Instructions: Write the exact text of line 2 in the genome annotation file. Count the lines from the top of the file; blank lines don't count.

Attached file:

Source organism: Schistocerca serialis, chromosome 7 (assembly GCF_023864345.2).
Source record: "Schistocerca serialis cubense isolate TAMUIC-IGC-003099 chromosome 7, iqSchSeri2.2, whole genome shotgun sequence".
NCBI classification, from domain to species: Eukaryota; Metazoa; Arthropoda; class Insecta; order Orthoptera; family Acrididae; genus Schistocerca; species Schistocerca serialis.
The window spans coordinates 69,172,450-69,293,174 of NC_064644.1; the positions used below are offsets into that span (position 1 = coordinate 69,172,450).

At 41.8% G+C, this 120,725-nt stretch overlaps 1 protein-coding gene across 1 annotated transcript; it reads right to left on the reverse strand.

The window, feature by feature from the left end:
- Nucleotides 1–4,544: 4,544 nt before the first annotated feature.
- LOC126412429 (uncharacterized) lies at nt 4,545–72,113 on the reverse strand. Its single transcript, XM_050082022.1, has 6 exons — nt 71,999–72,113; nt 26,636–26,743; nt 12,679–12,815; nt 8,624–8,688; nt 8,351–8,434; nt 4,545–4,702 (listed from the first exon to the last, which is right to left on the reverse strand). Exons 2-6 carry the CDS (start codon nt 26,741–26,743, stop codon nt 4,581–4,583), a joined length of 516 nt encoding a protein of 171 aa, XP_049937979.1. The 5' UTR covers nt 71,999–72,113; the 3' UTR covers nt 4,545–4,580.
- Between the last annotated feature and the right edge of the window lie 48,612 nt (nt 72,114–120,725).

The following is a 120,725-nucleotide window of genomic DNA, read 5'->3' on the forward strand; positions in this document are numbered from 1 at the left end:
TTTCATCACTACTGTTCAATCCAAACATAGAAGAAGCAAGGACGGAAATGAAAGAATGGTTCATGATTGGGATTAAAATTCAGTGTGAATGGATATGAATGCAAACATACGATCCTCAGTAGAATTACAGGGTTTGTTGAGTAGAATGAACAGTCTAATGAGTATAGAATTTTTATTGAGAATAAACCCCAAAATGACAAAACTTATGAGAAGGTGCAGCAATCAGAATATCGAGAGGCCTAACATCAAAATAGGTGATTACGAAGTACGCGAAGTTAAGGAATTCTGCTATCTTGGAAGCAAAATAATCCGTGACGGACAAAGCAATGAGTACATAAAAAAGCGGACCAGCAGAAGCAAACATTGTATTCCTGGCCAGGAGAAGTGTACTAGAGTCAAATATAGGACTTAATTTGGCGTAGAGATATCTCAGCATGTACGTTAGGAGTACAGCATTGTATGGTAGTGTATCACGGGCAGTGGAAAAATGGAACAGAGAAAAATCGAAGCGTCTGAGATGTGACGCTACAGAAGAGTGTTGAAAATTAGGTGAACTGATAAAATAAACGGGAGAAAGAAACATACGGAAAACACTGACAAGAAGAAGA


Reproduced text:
Source record: "Schistocerca serialis cubense isolate TAMUIC-IGC-003099 chromosome 7, iqSchSeri2.2, whole genome shotgun sequence".